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Arab, African multidisciplinary artists evoke questioning through Spoken World (VIDEO)

In a special performance for the Red Zone Festival and Spring Festival, poets, musicians and a visual artist come together for a hybrid performance in Cairo and Beirut

Rowan El Shimi, Tuesday 6 May 2014
Spoken World Spring Festival
African and Arab spoken word artists, musicians and Ghazi Frini on visuals in Falaki theatre (Photo: Rowan El Shimi)
Views: 1790
Views: 1790

In a unique performance developed especially for the Norwegian Red Zone Festival, parts of which are hosted by the Spring Festival, Arab and African spoken word artists, musicians and a visual artists came together to bring audiences in Beirut and Cairo a special treat.

Between Friday 2 May and Sunday 4 May in Beirut's Sunflower theatre and Cairo's Falaki theatre, poets and rappers Ali Talibab (Egypt), El-Rass (Lebanon), El-Far3i (Palestine/Jordan), along with Dieder Awadi (Senegal) and musician Tibass Kazematik (DR Congo) presented a myriad of arts from poetry to rap to music, against the backdrop of Tunsian visual artist, Ghazi Frini’s images.

The 'Spoken World' performance gave a platform for each of the poets to recite their new and previously performed individual work, with music and visuals by the instrumental artists bringing together separate yet intertwined sketches.

The artists only had five days to put the performance together, and with a few individual exceptions it was the first time for them to meet and work together.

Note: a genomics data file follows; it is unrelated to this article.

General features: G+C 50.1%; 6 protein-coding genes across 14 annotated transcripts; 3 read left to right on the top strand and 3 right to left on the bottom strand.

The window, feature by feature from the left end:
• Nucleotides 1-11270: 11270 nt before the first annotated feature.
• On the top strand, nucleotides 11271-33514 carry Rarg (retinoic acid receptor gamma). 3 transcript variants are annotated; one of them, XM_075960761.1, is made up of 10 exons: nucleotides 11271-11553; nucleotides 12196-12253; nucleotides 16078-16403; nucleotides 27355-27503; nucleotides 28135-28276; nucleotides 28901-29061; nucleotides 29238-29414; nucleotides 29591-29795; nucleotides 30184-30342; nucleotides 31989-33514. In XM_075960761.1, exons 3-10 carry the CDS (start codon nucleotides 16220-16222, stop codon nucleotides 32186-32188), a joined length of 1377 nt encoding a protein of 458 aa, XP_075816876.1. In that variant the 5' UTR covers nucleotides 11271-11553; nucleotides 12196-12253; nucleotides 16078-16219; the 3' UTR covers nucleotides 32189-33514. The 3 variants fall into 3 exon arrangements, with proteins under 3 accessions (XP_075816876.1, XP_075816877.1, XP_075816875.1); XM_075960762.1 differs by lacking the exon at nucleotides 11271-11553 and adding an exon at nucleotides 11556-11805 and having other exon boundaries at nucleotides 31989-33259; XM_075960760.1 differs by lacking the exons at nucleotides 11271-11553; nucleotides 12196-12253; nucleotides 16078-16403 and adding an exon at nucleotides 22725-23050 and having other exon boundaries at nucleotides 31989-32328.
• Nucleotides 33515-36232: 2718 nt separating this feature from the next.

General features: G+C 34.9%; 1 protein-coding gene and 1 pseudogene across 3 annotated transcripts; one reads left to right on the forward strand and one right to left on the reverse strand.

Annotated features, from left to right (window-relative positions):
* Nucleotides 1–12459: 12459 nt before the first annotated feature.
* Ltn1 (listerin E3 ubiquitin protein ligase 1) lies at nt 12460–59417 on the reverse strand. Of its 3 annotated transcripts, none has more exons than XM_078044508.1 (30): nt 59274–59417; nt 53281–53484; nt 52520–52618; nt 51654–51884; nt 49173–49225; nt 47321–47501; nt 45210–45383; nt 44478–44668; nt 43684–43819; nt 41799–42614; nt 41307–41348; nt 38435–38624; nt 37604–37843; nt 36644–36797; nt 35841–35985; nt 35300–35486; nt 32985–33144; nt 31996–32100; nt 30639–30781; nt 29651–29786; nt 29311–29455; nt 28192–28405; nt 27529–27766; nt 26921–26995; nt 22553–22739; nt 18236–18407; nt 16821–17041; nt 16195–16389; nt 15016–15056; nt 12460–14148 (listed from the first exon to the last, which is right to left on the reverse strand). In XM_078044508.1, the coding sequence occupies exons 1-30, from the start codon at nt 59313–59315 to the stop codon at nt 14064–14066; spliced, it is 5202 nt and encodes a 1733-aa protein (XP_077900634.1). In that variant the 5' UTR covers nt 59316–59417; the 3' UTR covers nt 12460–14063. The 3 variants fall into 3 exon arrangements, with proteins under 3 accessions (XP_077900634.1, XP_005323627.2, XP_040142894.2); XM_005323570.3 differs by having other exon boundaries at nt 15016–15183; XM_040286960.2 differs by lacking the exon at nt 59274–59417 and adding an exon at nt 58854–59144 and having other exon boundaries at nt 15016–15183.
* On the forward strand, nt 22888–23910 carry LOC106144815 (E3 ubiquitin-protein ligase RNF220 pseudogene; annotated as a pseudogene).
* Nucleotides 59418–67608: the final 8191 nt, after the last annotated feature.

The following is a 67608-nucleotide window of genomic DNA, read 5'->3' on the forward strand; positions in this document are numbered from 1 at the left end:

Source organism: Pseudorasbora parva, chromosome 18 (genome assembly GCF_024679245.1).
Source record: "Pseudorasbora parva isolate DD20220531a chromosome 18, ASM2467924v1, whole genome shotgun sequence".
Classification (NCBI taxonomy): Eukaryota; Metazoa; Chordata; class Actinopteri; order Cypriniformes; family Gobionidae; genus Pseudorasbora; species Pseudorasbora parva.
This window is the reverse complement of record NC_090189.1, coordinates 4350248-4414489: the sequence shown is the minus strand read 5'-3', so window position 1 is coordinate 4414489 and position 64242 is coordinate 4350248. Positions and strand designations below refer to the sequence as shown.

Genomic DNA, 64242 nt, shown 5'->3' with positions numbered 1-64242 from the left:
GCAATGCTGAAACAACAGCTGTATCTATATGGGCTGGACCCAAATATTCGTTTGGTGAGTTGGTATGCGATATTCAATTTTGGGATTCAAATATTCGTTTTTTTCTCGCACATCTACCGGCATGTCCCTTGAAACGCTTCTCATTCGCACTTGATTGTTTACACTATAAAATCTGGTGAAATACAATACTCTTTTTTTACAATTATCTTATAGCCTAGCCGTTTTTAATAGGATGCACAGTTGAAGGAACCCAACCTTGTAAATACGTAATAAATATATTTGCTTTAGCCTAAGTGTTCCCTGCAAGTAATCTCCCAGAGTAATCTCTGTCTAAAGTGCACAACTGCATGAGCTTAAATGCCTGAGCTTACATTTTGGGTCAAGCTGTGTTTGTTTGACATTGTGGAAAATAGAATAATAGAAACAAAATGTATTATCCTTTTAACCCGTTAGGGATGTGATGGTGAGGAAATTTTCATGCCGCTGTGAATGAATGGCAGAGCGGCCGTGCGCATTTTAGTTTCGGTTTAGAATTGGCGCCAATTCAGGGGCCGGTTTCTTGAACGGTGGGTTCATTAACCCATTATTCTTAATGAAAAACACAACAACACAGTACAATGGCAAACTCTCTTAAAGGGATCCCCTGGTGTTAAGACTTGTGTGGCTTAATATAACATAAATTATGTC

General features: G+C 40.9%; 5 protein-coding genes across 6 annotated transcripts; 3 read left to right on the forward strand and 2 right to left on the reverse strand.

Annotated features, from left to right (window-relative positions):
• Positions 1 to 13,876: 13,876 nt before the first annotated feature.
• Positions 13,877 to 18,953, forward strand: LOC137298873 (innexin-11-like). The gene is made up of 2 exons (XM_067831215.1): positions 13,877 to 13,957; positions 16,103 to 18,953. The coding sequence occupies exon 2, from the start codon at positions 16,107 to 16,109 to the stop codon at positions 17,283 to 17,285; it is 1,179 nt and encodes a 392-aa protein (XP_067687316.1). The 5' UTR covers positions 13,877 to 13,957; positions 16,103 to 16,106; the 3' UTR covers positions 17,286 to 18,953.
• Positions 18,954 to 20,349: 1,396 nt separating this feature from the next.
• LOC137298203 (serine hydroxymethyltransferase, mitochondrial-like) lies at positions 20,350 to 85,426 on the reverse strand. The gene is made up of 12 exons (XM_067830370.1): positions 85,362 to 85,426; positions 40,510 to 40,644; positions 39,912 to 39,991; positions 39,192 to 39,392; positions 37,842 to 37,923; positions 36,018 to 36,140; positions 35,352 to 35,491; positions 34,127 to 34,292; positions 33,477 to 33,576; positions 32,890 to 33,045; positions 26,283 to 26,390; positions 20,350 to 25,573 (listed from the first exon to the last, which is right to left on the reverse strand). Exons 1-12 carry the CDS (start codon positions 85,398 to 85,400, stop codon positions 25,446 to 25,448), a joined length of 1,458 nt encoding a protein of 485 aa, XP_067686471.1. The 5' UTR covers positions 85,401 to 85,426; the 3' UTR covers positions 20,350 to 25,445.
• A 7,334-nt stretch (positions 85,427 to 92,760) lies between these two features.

The evening at Falaki Theatre started out to the soft guitar strums of Kazematik and El-Far3i, and French poetry recited by Awadi. Merely seconds after the end of Awadi's piece, El-Rass asserted to the audience that the performance’s purpose was to dissect the concept of revolution.

“All of us on stage believe that revolution needs to happen on an in-depth level to change the human being,”
 El-Rass told Ahram Online after the performance.

While the microphone shifted from one artist to another, each tackling a myriad of issues relating to freeing one’s mind and body in their own individual way, a few basic concepts knotted the show together: Earth, Fire, Wind, and Water.

“This in depth level [of revolution] requires the rethinking of basic things. To symbolise the return to the original questions, we decided to question the main elements that constitute the universe,” El-Rass continued.

“We needed to open the space for the question mark or 'the fifth element',” he said. “Also each of us opened this question mark
 in a different direction while all pouring back to the simplest thing to be free.”

In the few days the artists had together to prepare for the show, each chose one of the elements and worked on it on an individual level. Artists shared their process with the others for feedback and interventions, only to find meeting points within their work.

During the performance, each of the artists captivated the audience in his own way, with the spoken word element always accompanied by Frini’s immersive visuals. The artists used music and beats to engage the audience who by the end of the evening were on their feet dancing and singing along.

Bits and pieces from Spoken World

Young talent Ali Talibab, who has been participating in different projects on the Egyptian scene lately such as El-Manzouma and Hadsa, excelled in charming the audience. As he moved swiftly on the stage, barefoot, and sometimes reciting lyrics without the microphone, he performed an excerpt from his poem ‘Qaf'